Guest Blogger H.B. Pattskyn is “Hanging by the Moment”

Daniel and PashaWelcome Helen (H.B.) Pattskyn!  Helen is here to talk about her brand new Dreamspinner Press release, Hanging by the Moment, a beautiful and haunting love story that I had the privilege of beta reading.  I fell in love with Pasha and Daniel, and I know you will too.

Hanging by the Moment deals with difficult themes, but it’s a beautiful love story with a positive and uplifting message about hope and learning to live life to the fullest.  Ironically it is Daniel, who has every reason to have given up on life, who shows Pasha how to find joy in living.  So beautiful!

But enough of my babbling (although this book makes me want to run on and on!).  Here’s Helen, to talk about her story and how she came to write it.  Be sure to check out the bottom of the post to see how you can win some very cool stuff as part of the Hanging by the Moment Blog Tour!  Welcome, Helen! -Shira


First off, a HUGE thank you to Shira for having me here today! I’m a huge fan of her writing—and her as a person. It’s been really awesome getting to visit the blogs of my friends while promoting my new book.

After I finished my second novel, I wanted to write something light, something fun. Instead, I wrote Hanging by the Moment, which isn’t light and isn’t fun, but it is a very special story that is very near and dear to my heart. I really hope you’ll like it as much as I do.

I’d just gotten the first few thousand words on the proverbial page and I laid down to rest my eyes and my brain and I started thinking about the first time Pasha and Daniel would have sex. And the conversation that played out in my head was nothing that I could have planned. The boys were standing in Daniel’s kitchen on their second or third date and things were getting a little steamy—but suddenly Daniel held Pasha back and told him that before they went any further, Pasha needed to know that he was HIV positive.

I blinked a little. “Really, Daniel?” I asked him. (Yes, authors frequently talk to their characters.) “You have HIV and you decided to tell me that NOW?!”

All he could do was shrug at me. So I sat him down (in my head) and asked him to spill it, to tell me how he got it and where and I discovered that in college, Daniel had been a bit of a wild child. He was testing his wings, getting out of a small town, sewing his wild oats. “I’m bisexual,” he added.

“Swell. Do please go on, what else do I need to know before I can write your story?”

“Um. I have a twin. He’s straight.”

I love my characters, I really do.

I finally got up from my “nap” (which was clearly not going to happen) and started making notes and doing research.

By the way, the conversation that Daniel and Pasha had in the kitchen in my head didn’t actually play out on the page. Daniel came out as HIV positive while Pasha was in his sitting…well, maybe I won’t tell you. *G*  I will say that Pasha reacts only slightly more—and maybe a little less—gracefully than I did.  One of the parts from the original conversation that stayed the same throughout all drafts of Hanging by the Moment is the fact that even though Daniel has been living with HIV for six years, he isn’t taking antiretroviral drugs for it—at least not yet.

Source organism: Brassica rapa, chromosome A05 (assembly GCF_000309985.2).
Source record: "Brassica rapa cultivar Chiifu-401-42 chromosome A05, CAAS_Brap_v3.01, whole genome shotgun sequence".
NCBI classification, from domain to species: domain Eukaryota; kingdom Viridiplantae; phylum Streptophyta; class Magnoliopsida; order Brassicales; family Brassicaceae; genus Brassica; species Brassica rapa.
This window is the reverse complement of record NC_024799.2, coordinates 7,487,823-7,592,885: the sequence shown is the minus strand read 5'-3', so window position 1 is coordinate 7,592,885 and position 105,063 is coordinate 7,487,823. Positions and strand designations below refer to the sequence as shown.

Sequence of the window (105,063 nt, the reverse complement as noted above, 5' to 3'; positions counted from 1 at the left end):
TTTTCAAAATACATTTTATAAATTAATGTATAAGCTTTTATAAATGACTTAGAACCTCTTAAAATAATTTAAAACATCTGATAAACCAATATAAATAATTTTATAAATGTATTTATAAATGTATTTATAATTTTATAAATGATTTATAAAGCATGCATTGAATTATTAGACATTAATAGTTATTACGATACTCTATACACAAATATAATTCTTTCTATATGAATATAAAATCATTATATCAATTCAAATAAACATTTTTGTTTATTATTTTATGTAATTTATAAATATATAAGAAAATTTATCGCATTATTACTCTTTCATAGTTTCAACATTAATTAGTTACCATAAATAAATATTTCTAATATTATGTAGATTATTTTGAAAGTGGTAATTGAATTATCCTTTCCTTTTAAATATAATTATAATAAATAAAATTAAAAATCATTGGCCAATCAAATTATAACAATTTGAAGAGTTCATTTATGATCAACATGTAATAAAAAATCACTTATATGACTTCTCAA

While I was talking to Shira about the story she asked me why Daniel wasn’t taking ARVs (antiretroviral drugs). It’s a good question. During the course of my research into HIV, I learned a lot of facts and figures and a lot of numbers. The most important numbers for someone living with HIV (and the people who love them) are viral load (how much HIV is present in the system at any given moment) and CD4 count. CD4 cells are a type of white blood cell (please bear in mind that I opted out of biology in college and took astronomy, instead—so very likely, I’m oversimplifying this stuff). A “normal” healthy person has a CD4 count anywhere in the range from 500 to 1200. Most of the websites/health care professionals I talked to (and I talked to quite a few) said that they wouldn’t recommend ARVs until a patient’s CD4 count dropped below 500. A few said 350 and some more conservative sites/professionals said 750. But the all said that it was a decision that the doctor and patient had to come to together.

Which was completely at odds with what I’d always assumed, which was that as soon as someone is diagnosed as HIV positive, he or she should go immediately onto ARVs.

But the reasons not to are good ones. The side effects of ARVs can be horrendous: insomnia, fatigue, nausea, vomiting, diarrhea, rashes… they beat the alternative (AIDS—which is what happens when the CD4 count dips below 200) but all in all it doesn’t sound any fun (and blows the idea that “HIV is nothing, you just have to take a pill” right out of the water.) Additionally, HIV can (and usually does) become resistant to the drugs after a while. Now the good news is that there’s more than one ARV on the market (and they’re getting better and better), so when one ARV becomes ineffective (or if the side effects are too difficult to tolerate), your doctor can switch you over to another ARV.